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Module 5: Storage Concepts Theodore G. Cleveland, Ph.D., P.E, M. ASCE, F. EWRI 21-23 October 2013.

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Presentation on theme: "Module 5: Storage Concepts Theodore G. Cleveland, Ph.D., P.E, M. ASCE, F. EWRI 21-23 October 2013."— Presentation transcript:

1 Module 5: Storage Concepts Theodore G. Cleveland, Ph.D., P.E, M. ASCE, F. EWRI 21-23 October 2013

2  Surface Storage  Treated as abstractions: ▪Canopy (interception) storage ▪Depression storage  Reservoir Storage  Treated as hydrologic/hydraulic elements ▪Reservoirs (regulated and unregulated) ▪Detention basins ▪Certain stormwater BMPs

3 Watershed –Losses –Transformation –Storage –Routing Precipitation –Meterology, Climate  Runoff  Fraction of precipitation signal remaining after losses Canopy and Depression Storage Reservoir Storage HMS – Basin Component


5  Interception is precipitation that does not reach the soil, but is instead intercepted by the leaves and branches of plants and the forest floor.  The intercepted water generally evaporates and leads to loss of that precipitation for the drainage basin. ~ excess precipitation ~ loss

6  In HMS part of sub-basin properties.  Simple Canopy  Gridded Canopy  HMS “gridded” implies a GIS type interface  This course does not directly use gridded methods, although introduced in last module.

7  All precipitation intercepted until storage capacity satisfied.  Excess precipitation then directed to surface (depression) storage if any.  Then excess to runoff component.  Also considers potential evapo-transpiration (PET) as part of the hydrologic cycle.

8  Sophisticated hydrologic abstraction  Likely uncommon in typical engineering hydrological applications, esp. because of the PET feedback  Utility in “scientific investigation”  Measurements are non-existent  While the process undoubtedly occurs, would not be commonly used in Texas, except perhaps East Texas Piney Woods

9  Depression storage. The volume of water contained in natural depressions in the land surface, such as puddles. (After Horton, 1935, p. 2)  In the Green-Ampt model, water ponds at non-zero depth; hence depression storage is arguably important for such infiltration models.  The interaction of depression storage and infiltration is the basis of Hortonian overland flow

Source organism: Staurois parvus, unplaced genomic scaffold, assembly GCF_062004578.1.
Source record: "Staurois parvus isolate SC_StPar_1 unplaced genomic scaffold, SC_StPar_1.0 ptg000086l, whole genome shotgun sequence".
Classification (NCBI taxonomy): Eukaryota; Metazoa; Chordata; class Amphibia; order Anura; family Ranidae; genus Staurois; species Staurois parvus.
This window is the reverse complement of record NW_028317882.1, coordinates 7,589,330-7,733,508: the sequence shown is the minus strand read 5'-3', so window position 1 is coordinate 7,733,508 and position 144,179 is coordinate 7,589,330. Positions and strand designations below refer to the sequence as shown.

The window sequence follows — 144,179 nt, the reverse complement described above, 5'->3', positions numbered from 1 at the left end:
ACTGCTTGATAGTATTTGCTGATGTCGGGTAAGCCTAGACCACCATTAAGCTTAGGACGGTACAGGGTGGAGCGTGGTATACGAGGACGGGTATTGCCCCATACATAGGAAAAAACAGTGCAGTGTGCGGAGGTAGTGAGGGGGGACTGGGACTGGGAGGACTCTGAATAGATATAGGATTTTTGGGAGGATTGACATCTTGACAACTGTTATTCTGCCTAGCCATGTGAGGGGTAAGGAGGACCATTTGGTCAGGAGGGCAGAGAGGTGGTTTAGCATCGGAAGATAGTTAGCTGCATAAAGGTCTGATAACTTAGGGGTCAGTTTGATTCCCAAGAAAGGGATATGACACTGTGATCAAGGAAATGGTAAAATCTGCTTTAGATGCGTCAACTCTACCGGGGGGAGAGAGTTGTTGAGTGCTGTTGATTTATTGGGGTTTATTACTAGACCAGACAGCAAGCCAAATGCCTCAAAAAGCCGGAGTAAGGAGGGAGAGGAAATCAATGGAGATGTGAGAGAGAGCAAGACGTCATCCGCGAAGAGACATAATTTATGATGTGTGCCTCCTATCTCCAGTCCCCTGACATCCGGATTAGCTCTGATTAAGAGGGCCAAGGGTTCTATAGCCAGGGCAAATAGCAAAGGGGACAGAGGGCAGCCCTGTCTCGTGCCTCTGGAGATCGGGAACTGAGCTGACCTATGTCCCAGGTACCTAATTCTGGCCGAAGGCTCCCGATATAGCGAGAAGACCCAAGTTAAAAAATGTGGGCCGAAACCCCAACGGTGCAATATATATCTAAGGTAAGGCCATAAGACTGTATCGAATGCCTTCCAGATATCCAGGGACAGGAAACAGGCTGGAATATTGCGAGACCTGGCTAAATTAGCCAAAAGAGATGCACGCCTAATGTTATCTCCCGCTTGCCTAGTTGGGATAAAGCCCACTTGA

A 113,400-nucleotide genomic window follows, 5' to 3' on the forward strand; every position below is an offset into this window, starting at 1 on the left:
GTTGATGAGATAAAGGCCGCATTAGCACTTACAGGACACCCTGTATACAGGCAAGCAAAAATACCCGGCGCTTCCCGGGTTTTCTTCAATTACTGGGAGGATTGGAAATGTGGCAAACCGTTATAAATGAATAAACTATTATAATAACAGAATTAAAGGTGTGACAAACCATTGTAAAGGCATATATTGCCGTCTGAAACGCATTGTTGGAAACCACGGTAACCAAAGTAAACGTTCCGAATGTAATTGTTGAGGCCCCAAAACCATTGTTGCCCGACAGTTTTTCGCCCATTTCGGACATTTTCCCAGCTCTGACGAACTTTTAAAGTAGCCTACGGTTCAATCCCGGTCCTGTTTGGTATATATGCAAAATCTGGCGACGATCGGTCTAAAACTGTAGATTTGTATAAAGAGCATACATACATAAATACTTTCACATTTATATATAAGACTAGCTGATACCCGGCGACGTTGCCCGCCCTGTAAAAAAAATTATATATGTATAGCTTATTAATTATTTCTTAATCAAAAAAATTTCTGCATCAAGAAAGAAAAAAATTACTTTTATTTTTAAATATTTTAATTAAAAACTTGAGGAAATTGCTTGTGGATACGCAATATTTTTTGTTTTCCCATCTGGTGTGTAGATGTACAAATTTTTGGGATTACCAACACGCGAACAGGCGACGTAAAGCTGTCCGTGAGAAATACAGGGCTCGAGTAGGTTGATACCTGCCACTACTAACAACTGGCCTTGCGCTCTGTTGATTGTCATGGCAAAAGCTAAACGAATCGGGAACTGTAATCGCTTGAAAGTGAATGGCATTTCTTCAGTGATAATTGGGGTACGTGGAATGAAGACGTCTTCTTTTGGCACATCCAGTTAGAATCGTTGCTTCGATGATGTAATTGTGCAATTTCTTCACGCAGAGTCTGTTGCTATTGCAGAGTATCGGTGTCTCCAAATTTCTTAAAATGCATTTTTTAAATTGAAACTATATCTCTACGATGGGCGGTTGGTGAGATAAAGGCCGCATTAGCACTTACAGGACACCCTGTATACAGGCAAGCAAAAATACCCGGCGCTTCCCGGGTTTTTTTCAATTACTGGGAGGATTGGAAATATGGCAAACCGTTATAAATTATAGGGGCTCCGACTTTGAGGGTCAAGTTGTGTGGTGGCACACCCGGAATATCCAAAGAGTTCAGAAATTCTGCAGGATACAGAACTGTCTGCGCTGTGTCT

10  In HMS part of sub- basin properties.  Simple Surface  Gridded Surface

11  Initial storage (percent of maximum)  Maximum storage (depth)  Storage is satisfied.  Excess can become runoff.

12  As a process diagram: Loss Model(s) Precipitation Depression Storage Excess Precipitation Interception Storage Infiltration Evapotranspiration Sub-basin properties Meterologic properties

13  Reservoir  A pond, lake, or basin, either natural or artificial, for the storage, regulation, and control of water. ▪Regulated reservoir ▪Outflow controlled by moveable gates and valves. ▪Head, and valve settings determine outflow. ▪Unregulated reservoir. ▪Outflow controlled by fixed weirs and orifices. ▪Head and constructed weir height determine outflow.

14  In HEC-HMS reservoirs (and detention basins) are treated as a hydrologic element in the basin model

15  Accounts for storage  Flows are “routed” through a reservoir  Level pool routing  Orifice flow  Weir flow

16 Pond with storage, orifice and weir flow. Orifice flow; energy loss model Weir flow; critical depth model Image from

17  Storage Representations  Storage vs. Discharge  Storage vs. Elevation  Surface Area vs. Elevation  Discharge Representations  Spillways, Weirs  Orifices, Sluice gates  Pumps  Dam Breach Image from

18  The storage relationships are usually developed external to HEC-HMS  Like rainfall and external hydrographs, use external tools to develop the storage- discharge relationships

19  Example 5 – Illustrate Reservoir Storage Data Entry  Ash Creek Watershed  Use the GA runoff generation model ▪Will use canopy storage and surface storage to illustrate the effects of these components.  Pretend we will place a small detention facility at the outlet ▪Develop the storage-discharge curves in Excel ▪Enter into HEC-HMS, examine effects.

20  Storage in HEC-HMS is of two types:  Abstraction: Canopy and Depression  Hydrologic/Hydraulic: Reservoir  Abstraction storage is a sophisticated concept, hard to estimate parameters for engineering practice – its is uncommon.  Reservoir storage is common, if not fundamental in watershed models  Detention facilities  BMPs

21  Example 5 illustrates the data entry activities associated with both kinds of storage.

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